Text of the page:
The low number of female engineers in the UK still comes down to the fact that it is seen as a ‘boys’ job’, according to the views of engineers.
The main reason why we are failing to see an increase in the number of female engineers, cited by 74 per cent of industry professionals, is that engineering is still seen as a ‘boys’ job’. The perception is accentuated by a lack of encouragement at school and home, with almost two thirds of engineers saying that the profession is not encouraged as a career option at school. 60 per cent say it is not backed by family.
The findings from the Institution of Mechanical Engineers (IMechE)’s research are not particularly festive as we celebrate the National Women in Engineering Day on Tuesday. To counterbalance the male dominance in the sector, 43 per cent of women said more flexible working patterns would be beneficial, compared to just 28 per cent of men responding. Almost a third of women said that a focus from senior management on increasing numbers for female engineers was needed, while only 20 per cent of men concurred.
“We cannot afford to rule out 50 per cent of the population, just because the profession is seen as a ‘boys’ club’, said Helen Meese, head of engineering in society at IMechE. “At the same time, engineering is a fulfilling and creative career. Why shouldn’t girls have the same opportunities as boys?”
Parents could be limiting their child’s future career decisions by having outdated perceptions of the jobs they think boys and girls are interested in, as recent research from the IET showed. Only seven per cent of UK parents thought that engineering would appeal to their daughters and said girls would be most interested in education and children careers (32 per cent), arts-based careers (29 per cent), healthcare (26 per cent) and hair and beauty (23 per cent).
National Women in Engineering Day (NWED) – set up by the Women’s Engineering Society – is designed to raise the profile of engineering and to encourage more women to join the industry.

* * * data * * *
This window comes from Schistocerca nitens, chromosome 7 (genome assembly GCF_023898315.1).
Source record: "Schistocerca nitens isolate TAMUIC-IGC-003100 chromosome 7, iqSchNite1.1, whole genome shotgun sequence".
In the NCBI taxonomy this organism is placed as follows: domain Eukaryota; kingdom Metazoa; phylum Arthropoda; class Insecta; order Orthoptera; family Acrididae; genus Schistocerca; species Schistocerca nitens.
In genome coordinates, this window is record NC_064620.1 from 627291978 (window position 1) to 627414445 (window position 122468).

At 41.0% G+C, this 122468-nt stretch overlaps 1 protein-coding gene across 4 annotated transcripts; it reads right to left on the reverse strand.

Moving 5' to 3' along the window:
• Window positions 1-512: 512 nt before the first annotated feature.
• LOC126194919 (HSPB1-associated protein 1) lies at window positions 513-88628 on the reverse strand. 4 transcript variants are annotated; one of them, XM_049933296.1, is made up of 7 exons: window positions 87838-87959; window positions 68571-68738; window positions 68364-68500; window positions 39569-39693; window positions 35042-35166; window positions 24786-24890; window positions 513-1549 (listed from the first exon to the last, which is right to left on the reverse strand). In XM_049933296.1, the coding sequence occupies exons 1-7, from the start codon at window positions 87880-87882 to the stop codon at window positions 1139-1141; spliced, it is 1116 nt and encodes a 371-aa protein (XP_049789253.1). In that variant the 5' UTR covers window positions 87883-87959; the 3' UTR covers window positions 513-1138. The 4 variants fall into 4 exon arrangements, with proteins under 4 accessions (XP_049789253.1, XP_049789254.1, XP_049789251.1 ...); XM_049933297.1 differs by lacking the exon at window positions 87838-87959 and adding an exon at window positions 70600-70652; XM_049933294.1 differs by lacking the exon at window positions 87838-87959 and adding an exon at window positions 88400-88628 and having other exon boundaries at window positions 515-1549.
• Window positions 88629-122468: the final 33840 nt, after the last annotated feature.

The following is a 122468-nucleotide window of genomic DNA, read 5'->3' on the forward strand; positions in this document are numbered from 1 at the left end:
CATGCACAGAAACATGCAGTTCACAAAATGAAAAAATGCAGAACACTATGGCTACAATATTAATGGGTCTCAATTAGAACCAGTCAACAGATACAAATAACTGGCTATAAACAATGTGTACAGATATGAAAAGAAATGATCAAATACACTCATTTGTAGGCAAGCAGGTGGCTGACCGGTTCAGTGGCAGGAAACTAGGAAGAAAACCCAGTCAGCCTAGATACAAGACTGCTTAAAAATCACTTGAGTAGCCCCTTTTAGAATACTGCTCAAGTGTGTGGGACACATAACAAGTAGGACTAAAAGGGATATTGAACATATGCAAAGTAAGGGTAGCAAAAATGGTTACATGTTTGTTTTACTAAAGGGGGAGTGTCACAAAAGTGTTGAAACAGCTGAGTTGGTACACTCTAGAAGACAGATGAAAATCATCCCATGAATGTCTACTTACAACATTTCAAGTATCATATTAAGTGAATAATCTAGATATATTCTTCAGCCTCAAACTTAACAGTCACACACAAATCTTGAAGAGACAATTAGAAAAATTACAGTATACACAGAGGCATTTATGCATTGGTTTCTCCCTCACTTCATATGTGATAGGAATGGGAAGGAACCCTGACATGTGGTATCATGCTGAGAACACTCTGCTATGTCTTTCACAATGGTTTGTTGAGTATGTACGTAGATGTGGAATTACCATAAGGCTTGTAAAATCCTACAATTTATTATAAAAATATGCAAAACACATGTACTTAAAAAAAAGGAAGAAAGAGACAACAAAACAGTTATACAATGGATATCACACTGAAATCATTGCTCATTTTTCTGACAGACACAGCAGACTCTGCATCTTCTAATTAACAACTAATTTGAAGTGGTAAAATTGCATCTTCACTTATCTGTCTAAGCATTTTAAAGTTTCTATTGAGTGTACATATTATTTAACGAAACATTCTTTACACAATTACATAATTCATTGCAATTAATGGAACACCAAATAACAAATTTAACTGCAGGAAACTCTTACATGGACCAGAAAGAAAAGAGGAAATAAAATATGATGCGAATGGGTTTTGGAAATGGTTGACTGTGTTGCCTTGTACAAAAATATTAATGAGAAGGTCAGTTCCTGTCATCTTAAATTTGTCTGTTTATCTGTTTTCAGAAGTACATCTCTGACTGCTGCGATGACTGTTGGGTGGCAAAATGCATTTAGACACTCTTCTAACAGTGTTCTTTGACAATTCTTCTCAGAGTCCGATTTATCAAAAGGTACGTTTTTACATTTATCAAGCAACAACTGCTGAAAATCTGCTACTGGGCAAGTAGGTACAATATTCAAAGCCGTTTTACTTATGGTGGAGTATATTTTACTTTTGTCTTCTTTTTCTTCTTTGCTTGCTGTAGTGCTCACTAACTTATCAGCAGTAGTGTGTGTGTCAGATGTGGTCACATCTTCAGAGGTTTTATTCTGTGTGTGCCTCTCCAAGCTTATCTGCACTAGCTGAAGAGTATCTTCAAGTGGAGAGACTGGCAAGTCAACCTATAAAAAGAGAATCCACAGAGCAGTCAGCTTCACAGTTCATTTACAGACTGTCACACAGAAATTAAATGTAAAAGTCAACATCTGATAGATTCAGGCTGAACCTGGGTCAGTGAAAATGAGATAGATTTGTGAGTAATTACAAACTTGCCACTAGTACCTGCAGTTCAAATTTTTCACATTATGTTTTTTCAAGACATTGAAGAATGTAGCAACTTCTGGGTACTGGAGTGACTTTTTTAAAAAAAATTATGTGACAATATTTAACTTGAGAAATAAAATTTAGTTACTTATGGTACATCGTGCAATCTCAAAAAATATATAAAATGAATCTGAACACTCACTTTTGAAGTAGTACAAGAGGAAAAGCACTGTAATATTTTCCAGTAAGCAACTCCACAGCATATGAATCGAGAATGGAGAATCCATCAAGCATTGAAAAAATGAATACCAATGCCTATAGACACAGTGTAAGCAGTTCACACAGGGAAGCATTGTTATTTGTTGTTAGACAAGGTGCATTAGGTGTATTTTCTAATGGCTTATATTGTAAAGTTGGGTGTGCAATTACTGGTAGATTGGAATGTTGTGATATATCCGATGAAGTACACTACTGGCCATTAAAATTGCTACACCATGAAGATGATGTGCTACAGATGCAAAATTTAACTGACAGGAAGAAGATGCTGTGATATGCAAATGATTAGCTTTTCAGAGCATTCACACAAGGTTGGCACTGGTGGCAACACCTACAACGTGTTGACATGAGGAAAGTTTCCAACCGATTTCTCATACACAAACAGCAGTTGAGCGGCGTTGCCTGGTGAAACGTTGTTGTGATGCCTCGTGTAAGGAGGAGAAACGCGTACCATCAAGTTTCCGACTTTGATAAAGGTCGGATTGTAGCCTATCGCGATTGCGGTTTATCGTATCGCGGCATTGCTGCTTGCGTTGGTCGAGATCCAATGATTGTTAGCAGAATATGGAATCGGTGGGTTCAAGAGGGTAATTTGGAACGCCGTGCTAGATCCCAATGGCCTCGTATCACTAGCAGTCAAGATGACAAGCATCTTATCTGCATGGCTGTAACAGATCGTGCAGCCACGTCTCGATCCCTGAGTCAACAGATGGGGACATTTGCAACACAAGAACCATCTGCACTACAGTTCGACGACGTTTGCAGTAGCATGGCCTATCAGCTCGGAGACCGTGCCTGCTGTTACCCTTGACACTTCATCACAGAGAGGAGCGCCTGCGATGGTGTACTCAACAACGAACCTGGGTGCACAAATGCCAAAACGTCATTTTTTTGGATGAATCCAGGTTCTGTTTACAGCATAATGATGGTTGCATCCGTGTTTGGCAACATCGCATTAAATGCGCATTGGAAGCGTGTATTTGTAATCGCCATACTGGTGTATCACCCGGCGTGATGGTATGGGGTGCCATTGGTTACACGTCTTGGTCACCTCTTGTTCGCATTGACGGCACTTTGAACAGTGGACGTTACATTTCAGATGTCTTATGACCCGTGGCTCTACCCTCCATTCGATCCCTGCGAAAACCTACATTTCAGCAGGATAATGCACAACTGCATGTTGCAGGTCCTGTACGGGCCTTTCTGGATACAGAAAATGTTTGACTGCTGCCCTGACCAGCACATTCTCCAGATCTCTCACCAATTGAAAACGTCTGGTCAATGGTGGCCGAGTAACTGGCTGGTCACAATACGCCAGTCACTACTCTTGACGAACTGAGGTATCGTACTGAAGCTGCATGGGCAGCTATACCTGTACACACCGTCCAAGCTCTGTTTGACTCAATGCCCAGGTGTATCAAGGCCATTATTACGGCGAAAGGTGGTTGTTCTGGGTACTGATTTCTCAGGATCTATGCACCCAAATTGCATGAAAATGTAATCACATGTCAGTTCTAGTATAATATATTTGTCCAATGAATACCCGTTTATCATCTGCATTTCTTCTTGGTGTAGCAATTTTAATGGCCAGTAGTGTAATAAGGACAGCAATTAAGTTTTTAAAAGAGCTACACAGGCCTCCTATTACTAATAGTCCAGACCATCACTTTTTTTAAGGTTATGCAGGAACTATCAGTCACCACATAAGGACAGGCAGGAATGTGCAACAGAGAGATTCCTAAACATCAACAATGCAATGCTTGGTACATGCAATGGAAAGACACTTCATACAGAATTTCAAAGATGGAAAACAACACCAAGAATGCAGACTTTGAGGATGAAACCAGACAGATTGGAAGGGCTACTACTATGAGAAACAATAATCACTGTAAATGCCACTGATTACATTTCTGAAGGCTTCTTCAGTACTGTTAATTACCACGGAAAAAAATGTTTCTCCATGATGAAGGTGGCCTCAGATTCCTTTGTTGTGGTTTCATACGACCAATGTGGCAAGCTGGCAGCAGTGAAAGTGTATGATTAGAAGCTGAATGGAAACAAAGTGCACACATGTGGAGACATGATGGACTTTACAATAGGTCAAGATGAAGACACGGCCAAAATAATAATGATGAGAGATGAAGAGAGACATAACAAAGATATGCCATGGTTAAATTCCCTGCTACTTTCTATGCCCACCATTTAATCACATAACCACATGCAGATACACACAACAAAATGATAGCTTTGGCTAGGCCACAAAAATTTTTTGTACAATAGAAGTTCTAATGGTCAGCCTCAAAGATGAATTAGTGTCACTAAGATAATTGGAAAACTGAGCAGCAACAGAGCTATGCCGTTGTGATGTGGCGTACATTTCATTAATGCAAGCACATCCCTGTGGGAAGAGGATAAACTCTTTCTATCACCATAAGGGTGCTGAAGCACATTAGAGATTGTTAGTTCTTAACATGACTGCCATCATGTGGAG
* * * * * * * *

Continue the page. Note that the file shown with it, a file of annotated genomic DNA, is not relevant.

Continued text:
Sixth-form student Masooma, from Ark St Alban’s Academy in Birmingham, is one woman celebrating, having just secured an engineering apprenticeship. “Ever since I’ve been a very young girl I’ve always been very interested in the things that surround us, what they are made from and how they are made," she said.
“Everything around us is engineered – the chair you’re sitting on, the laptop you’re writing on, this school building. The world around us is developing all the time and engineering is involved in all of that. I want to be involved in the future, to find solutions to problems and be part of the development that happens around us every day.”
Elsewhere, women from Network Rail’s south-east region gathered at the site of a railway construction project to celebrate NWED, among many other events taking place across the country. Network Rail has set itself a target of increasing the proportion of women in the firm from around 14 per cent currently to 30 per cent.
Sharon Fink, mother of three-year-old Max, is a health and safety manager at Network Rail. “I’ve been working in the rail industry for 20 years. I changed my career through that time, as I started in HR where there were more women.
“Having a young child can be difficult at times, but my husband and I have learned how to negotiate our weeks and we start the week with our diaries and plan out who is dropping off and who is picking up and it works well.”